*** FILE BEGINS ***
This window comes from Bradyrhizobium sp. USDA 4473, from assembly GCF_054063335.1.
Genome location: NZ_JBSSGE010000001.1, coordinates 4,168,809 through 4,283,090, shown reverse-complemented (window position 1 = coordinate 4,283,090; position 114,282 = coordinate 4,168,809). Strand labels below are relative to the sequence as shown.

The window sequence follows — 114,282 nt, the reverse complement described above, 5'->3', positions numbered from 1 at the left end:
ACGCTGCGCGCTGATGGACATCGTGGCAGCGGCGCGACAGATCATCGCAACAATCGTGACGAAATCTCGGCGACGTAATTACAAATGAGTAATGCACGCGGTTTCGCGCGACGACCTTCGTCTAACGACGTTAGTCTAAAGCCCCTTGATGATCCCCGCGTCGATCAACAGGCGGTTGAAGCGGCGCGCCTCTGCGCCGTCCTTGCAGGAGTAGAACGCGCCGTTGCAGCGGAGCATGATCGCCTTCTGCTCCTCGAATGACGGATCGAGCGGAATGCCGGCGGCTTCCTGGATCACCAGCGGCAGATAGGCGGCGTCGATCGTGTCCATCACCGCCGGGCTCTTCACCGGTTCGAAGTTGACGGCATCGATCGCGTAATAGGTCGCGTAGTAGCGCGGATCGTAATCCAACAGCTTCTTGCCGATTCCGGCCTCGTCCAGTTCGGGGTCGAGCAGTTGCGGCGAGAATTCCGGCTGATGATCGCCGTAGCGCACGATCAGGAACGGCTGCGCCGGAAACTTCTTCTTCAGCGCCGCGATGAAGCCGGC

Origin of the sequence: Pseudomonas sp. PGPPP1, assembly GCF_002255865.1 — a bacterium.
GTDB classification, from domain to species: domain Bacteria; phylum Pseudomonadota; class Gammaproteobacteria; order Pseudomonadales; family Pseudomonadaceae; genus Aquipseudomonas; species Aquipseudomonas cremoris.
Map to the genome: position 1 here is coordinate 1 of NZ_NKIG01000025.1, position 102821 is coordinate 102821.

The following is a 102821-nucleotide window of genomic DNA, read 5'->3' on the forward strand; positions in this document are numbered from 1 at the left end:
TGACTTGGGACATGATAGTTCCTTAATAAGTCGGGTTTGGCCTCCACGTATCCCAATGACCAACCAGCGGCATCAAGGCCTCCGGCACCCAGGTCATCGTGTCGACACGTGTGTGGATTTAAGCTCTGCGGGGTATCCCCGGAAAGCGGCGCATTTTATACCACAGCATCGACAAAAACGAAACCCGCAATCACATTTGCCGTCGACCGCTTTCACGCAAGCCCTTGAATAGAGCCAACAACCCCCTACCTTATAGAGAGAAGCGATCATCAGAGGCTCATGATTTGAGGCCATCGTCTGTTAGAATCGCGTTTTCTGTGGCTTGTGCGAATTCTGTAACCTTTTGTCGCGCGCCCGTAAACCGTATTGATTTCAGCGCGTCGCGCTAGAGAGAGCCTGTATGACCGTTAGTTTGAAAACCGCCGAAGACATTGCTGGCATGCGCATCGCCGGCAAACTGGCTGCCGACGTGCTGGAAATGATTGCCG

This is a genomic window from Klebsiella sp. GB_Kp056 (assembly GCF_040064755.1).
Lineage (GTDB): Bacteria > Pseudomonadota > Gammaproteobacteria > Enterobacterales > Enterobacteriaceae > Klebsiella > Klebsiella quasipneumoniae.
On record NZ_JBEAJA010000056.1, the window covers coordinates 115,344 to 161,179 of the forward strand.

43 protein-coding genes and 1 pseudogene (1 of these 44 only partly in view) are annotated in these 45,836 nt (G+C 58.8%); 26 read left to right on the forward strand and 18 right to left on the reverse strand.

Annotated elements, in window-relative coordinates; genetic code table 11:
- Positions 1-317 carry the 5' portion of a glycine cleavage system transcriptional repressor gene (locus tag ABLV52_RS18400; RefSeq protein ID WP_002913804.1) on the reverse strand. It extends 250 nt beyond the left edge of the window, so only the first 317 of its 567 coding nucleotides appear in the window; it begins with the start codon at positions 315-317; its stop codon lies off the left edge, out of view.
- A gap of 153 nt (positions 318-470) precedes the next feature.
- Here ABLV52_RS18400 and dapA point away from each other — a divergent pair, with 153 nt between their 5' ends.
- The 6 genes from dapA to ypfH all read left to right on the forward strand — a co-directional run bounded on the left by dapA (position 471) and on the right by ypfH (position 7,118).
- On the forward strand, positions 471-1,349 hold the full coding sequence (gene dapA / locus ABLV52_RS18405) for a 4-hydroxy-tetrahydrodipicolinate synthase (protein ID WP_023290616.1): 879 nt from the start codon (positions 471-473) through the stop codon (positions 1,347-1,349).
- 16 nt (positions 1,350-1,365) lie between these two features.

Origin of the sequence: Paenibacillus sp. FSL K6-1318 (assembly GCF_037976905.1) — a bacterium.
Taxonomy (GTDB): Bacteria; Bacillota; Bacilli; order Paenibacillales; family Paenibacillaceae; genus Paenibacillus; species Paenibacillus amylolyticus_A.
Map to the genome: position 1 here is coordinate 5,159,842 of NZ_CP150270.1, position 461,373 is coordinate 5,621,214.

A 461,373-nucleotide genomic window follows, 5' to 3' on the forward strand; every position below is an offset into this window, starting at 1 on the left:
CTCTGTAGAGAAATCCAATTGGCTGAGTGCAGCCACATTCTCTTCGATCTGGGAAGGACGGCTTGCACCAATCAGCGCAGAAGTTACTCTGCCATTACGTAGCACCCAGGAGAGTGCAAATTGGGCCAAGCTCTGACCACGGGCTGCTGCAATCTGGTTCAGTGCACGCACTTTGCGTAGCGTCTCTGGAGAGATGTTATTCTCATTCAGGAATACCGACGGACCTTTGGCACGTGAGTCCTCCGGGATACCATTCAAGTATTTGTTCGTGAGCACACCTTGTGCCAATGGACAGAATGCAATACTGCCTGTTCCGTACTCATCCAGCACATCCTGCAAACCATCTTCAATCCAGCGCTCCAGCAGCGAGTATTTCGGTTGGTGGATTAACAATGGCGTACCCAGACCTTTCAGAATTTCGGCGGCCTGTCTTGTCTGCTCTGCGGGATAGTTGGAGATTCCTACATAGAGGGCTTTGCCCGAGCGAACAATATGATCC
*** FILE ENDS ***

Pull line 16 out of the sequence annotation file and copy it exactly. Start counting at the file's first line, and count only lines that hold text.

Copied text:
- A gap of 153 nt (positions 318-470) precedes the next feature.